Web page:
Swiss to decide fate of recent 'anti-homophobia' legislation

GENEVA — Swiss voters head to the polls on Sunday to decide whether to support a measure passed in parliament to make it illegal to discriminate against people based on their sexual orientation.

Polls show solid support for what's been billed as an “anti-homophobia” law, but opponents gathered enough signatures in a petition drive to put the issue on the ballot. Switzerland holds regular referendums that give voters a direct say in policy-making.

The referendum asks voters whether they support a legal change passed in December 2018 to strengthen the criminal and military justice codes against incitement of hatred and discrimination.

Opponents of those efforts insist such moves violate a right to freedom of opinion.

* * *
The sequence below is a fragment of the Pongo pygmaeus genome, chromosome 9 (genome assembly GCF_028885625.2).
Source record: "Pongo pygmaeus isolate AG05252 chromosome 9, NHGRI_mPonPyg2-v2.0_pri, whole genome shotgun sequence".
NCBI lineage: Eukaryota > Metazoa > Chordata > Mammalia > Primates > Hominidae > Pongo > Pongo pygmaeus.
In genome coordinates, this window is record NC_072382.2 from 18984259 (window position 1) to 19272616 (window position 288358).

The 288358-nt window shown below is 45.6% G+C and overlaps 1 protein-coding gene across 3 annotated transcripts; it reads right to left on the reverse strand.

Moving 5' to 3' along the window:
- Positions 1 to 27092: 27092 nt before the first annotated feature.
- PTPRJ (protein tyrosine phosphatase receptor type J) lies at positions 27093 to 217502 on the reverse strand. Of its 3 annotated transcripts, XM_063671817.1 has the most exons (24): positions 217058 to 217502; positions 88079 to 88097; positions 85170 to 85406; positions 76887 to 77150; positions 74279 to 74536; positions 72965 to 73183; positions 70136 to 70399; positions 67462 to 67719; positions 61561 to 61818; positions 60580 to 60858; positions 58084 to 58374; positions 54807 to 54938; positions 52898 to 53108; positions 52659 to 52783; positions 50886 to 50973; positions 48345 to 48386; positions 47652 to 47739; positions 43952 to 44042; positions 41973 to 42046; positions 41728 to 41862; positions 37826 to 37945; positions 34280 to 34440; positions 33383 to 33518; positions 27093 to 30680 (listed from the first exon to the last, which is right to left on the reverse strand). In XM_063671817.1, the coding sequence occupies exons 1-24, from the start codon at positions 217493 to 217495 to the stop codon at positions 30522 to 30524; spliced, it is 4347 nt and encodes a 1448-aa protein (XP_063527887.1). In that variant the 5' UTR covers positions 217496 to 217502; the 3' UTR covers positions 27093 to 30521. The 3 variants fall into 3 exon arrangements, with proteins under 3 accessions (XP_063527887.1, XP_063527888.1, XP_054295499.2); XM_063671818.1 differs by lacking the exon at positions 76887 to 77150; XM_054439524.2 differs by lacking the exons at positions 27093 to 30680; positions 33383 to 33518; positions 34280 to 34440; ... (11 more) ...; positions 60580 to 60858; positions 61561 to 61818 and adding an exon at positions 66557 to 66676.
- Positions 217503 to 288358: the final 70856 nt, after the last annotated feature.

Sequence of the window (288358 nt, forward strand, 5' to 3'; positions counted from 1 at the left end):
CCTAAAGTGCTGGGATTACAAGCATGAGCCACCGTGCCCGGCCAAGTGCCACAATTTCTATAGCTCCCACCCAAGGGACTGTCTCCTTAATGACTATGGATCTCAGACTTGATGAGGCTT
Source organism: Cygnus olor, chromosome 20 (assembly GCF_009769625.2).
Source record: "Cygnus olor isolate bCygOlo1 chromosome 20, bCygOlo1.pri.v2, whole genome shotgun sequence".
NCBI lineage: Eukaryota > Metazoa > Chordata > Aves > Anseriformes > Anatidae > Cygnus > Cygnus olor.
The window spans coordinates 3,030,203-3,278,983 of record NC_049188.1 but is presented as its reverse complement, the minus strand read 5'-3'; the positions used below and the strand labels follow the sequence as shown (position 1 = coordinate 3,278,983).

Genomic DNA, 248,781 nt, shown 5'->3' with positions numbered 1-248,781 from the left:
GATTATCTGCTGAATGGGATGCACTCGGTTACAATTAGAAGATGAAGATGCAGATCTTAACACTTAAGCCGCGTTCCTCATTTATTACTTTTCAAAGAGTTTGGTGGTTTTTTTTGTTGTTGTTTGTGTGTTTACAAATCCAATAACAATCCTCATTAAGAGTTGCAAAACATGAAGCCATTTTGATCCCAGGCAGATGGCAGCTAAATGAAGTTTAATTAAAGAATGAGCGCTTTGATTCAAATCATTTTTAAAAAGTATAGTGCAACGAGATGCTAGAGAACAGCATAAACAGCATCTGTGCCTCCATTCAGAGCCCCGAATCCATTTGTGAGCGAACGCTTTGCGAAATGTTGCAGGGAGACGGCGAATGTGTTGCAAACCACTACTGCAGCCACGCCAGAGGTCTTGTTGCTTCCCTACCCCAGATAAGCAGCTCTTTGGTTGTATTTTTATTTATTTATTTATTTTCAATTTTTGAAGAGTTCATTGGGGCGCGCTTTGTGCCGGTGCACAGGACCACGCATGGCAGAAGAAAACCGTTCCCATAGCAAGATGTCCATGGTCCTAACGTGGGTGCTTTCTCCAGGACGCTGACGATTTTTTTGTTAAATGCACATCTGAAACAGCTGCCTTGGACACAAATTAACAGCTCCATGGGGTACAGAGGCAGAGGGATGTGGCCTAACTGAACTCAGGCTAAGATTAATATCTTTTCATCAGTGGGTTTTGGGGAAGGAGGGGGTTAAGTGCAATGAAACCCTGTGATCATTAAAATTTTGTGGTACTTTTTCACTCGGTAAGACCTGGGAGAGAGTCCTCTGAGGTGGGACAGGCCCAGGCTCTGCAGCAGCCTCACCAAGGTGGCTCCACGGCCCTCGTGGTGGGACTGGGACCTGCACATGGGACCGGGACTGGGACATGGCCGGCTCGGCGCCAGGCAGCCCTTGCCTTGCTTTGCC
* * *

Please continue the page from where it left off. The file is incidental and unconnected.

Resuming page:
The measures, which expand on existing laws banning racial discrimination, would make it illegal to publicly denigrate, discriminate against or stir up hatred against people based on their sexual orientation.

Operators of restaurants, cinemas and public facilities like swimming pools, for example, would not be able to discriminate against anyone based on their sexual orientation if the measure passes.

Backers of a small political party that claims Christian values and is behind the petition argue that the parliamentary efforts would be “freedom-killing,” and insist that protections against denigration are already enshrined in Swiss law.

Supporters of the parliamentary moves say the enhancements to Swiss anti-racism laws are needed and will not prevent legitimate public debate — as long as it doesn't stray into fomenting hate or discrimination.

Green, left-leaning and centrist parties support the enhanced protections, while the populist, right-wing Swiss People's Party — the largest single faction in parliament — opposes them.

Results are expected around midday Sunday, after polls close. Most voters have already cast ballots through the mail.

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